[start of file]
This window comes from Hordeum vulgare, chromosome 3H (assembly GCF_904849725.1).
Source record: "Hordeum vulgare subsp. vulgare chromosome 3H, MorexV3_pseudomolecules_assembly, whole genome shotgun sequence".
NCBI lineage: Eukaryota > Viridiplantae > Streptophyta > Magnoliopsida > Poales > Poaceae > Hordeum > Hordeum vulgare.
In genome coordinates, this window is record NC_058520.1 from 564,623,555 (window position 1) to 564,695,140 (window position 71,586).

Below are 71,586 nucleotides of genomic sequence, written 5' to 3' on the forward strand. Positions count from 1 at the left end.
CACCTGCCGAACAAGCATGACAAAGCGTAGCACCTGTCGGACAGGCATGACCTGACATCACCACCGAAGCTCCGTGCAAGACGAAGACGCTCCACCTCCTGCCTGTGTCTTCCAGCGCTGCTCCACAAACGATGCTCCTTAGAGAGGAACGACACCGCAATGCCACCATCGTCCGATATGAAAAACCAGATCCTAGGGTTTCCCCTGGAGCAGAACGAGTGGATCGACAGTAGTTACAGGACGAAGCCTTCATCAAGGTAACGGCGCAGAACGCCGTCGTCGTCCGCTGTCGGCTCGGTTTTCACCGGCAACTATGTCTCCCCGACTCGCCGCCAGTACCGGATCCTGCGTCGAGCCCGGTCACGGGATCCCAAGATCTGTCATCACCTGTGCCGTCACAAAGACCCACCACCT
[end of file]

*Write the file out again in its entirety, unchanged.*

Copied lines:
This window comes from Hordeum vulgare, chromosome 3H (assembly GCF_904849725.1).
Source record: "Hordeum vulgare subsp. vulgare chromosome 3H, MorexV3_pseudomolecules_assembly, whole genome shotgun sequence".
NCBI lineage: Eukaryota > Viridiplantae > Streptophyta > Magnoliopsida > Poales > Poaceae > Hordeum > Hordeum vulgare.
In genome coordinates, this window is record NC_058520.1 from 564,623,555 (window position 1) to 564,695,140 (window position 71,586).

Below are 71,586 nucleotides of genomic sequence, written 5' to 3' on the forward strand. Positions count from 1 at the left end.
CACCTGCCGAACAAGCATGACAAAGCGTAGCACCTGTCGGACAGGCATGACCTGACATCACCACCGAAGCTCCGTGCAAGACGAAGACGCTCCACCTCCTGCCTGTGTCTTCCAGCGCTGCTCCACAAACGATGCTCCTTAGAGAGGAACGACACCGCAATGCCACCATCGTCCGATATGAAAAACCAGATCCTAGGGTTTCCCCTGGAGCAGAACGAGTGGATCGACAGTAGTTACAGGACGAAGCCTTCATCAAGGTAACGGCGCAGAACGCCGTCGTCGTCCGCTGTCGGCTCGGTTTTCACCGGCAACTATGTCTCCCCGACTCGCCGCCAGTACCGGATCCTGCGTCGAGCCCGGTCACGGGATCCCAAGATCTGTCATCACCTGTGCCGTCACAAAGACCCACCACCT